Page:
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Monday, March 8, 2010

Singled Out: My Thoughts on Jenny McCarthy


Jenny McCarthy used to be synonymous with Playboy. You would always see her well, naked. Or mostly naked. Now, Jenny McCarthy is pretty much synonymous with autism and finding a cure for her son, Evan. She has her own website , which is full of information and intervention (specifically biomedical intervention) tips to help lessen or potentially "recover" from autism. 

From what I have gleaned from others in the autism community is that Jenny is a saint,  she is amazing for what she has done, she had turned her world around and has focused on her child, she is a champion of attempting to green our vaccines, she is an expert in her field,etc.

I would say all of that is true. I applaud her for bringing autism to the forefront of American minds. She felt the "shame", like we all do, that there was something wrong with our children and yet we didn't know what the cause was. We as parents of special needs children all go through this very confusing and sad phase. Jenny spent hours on the internet, scouring through hundreds of websites for symptoms that Evan had and what they could mean. Her marriage eventually crumbled, but found love and support again with actor Jim Carrey, who she has called, "the autism whisperer" for his ability to reach Evan on a different level than anyone else could.  She has brought into question the need for the number of vaccines that children are innoculated with. She is a crusader for the cause and is a warrior.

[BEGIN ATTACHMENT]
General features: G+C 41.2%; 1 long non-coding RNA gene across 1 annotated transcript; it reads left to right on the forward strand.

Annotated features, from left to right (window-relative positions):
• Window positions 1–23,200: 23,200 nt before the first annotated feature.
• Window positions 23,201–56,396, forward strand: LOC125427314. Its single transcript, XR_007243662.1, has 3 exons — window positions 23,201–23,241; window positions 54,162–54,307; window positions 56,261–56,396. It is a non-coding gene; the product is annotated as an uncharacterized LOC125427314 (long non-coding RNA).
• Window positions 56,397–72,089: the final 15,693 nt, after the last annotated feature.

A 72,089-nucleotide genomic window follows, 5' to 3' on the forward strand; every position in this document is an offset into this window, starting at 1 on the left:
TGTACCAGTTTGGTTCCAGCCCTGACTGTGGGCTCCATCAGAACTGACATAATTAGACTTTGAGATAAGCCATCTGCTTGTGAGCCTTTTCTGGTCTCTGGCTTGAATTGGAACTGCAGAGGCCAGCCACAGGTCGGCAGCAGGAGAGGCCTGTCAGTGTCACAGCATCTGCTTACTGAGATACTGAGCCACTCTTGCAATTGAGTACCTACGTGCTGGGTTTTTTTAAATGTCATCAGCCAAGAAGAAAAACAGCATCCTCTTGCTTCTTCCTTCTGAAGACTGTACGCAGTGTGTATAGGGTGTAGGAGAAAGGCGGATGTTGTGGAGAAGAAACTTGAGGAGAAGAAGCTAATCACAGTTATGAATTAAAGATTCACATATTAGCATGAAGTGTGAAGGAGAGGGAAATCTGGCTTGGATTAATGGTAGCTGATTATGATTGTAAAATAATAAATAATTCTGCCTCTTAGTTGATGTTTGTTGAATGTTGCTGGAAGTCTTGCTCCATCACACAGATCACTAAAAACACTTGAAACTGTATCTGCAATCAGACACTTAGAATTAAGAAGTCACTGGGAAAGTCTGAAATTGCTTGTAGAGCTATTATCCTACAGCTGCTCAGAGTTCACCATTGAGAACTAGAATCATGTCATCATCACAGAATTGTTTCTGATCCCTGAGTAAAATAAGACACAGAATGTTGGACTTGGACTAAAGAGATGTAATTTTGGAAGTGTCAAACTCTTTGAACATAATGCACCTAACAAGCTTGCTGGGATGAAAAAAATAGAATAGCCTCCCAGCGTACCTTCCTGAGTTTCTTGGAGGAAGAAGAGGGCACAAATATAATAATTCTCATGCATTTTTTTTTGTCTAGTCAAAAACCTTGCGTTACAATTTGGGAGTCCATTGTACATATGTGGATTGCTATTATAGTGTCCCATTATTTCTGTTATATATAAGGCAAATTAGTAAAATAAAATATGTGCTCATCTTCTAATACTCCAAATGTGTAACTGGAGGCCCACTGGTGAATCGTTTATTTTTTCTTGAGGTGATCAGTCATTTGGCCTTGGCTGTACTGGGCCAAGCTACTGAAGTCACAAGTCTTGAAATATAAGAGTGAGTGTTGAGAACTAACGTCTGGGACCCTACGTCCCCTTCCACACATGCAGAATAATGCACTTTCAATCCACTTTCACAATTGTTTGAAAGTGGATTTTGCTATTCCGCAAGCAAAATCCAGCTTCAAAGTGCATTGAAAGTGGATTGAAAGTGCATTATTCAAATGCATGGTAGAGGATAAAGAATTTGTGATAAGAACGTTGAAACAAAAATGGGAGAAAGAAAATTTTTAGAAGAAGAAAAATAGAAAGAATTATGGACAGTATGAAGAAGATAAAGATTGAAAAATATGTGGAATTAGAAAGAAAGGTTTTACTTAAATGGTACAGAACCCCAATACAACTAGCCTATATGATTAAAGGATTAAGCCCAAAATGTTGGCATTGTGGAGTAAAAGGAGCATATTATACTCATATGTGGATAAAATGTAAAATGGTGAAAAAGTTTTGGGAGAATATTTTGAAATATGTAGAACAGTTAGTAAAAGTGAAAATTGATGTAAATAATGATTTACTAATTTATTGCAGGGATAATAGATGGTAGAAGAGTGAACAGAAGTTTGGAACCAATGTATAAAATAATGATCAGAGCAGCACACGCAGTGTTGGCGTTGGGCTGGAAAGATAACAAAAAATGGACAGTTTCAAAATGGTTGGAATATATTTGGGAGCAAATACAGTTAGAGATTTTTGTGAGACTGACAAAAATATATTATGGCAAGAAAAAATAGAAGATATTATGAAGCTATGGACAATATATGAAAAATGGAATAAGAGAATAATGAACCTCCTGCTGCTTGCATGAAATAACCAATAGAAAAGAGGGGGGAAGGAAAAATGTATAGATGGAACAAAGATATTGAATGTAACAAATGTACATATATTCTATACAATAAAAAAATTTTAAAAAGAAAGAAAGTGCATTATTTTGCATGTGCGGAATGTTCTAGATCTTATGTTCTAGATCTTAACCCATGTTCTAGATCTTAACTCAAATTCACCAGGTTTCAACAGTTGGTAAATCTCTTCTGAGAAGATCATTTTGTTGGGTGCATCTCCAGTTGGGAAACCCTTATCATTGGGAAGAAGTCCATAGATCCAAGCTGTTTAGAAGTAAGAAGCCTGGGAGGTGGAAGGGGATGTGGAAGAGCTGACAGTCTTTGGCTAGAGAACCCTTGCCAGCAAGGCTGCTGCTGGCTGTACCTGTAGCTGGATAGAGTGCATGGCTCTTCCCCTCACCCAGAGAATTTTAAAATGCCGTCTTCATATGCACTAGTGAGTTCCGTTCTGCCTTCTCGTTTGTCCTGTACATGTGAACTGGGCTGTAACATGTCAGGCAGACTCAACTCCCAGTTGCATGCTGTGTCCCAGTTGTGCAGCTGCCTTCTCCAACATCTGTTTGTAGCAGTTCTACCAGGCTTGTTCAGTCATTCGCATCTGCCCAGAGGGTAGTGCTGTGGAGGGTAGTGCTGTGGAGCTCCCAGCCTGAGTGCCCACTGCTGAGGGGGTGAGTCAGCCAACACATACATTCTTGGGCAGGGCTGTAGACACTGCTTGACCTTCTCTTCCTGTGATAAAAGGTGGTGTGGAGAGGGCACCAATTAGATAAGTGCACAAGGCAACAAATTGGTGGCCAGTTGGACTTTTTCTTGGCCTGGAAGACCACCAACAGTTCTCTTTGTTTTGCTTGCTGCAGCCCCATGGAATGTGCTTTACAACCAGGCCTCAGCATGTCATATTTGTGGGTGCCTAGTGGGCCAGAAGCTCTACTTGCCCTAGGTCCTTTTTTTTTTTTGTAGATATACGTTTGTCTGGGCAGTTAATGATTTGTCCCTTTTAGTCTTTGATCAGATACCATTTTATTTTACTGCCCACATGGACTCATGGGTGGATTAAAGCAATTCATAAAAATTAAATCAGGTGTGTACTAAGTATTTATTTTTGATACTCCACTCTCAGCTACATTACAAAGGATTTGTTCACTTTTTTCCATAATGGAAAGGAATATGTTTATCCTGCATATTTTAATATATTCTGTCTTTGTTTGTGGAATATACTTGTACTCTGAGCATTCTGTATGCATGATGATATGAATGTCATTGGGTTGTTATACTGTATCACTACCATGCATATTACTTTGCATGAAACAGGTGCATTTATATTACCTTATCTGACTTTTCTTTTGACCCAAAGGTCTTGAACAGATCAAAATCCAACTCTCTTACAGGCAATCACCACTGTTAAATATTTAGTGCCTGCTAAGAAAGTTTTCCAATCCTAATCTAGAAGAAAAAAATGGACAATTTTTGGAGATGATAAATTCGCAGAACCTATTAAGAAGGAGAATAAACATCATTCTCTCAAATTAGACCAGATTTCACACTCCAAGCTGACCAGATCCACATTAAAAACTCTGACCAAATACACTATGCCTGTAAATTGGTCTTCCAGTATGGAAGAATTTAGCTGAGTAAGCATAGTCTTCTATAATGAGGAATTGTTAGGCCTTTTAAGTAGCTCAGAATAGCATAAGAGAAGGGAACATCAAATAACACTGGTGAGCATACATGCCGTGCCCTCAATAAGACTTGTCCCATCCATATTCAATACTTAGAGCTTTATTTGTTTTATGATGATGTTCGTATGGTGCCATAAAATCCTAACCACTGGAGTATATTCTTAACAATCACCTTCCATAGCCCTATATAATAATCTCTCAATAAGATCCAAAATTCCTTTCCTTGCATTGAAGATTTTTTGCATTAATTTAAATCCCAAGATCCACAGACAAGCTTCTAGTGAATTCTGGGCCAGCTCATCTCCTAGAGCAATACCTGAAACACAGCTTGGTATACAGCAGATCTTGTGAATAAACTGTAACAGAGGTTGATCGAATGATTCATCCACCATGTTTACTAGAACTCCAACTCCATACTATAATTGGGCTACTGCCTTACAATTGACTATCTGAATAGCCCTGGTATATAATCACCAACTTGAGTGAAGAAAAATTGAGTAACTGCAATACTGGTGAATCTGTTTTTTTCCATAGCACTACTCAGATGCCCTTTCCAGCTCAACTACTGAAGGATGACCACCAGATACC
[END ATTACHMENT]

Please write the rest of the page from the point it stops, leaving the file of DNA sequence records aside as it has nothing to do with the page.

However....

I do not subscribe to all of Jenny's issues, which I will explain why.

You can "recover" from autism:

I don't believe it can be completely and utter recover. I think even if you are able to lessen or almost remove all "symptoms" of autism, that you will always have it. 

We need to "green our vaccines" as they cause autism in kids:

The CDC  has said that the evidence to conclude that the thimersol used in vaccines cannnot be attributed to autism in children. Dr. Andrew Wakefield's infamous report on the link between autism and vaccines was recently retracted. Jenny and Jim Carrey made a statement saying that the retraction was due to the bullying of Dr. Wakefield by "Big Pharma". They say that there  was another study done by Dr. Wakefield on 14 monkeys, some of whom were given the Hep B vaccine and that those who were innoculated with it suffered "the loss of many reflexes" vital to survival. 
I think that they give perhaps a few too many vaccines too, but I tend to be on the less medicine the better side. However, I am not anti vaccine. I would much rather have my child protected than unprotected. Vaccines used to be administered in their raw state, meaning, exposing you to the actual virus and having you build up an immunity. Vaccines are not perfect. Some of us can have adverse reactions to them, but that is an educated risk that we take every time we are administered one. I think that any study that has such a small group of test subjects (10 children and 14 monkeys respectively) cannot be indicative proof of a theory as a whole. 
 

Jenny is an "expert" on autism: 

She's an expert on Evan, that is true. She knows everything about him, all of quirks, his triggers, his symptoms. But, she is not a doctor. She is not a psychologist. Her methods of "recovering" her son will not work for everyone. I don't think that the DAN! protocol is the be all end all of autism therapy treatments. I believe that any intervention or therapy should be as non invasive as possible and should not hurt any one. I personally feel that IV or any other type of chelation is dangerous in my book. I don't judge her for her choice, I choose not to make that choice for my child. I also feel that once you've met one autistic child, it's only one autistic child. Not every therapy works the same nor should be applicable to every single autistic child.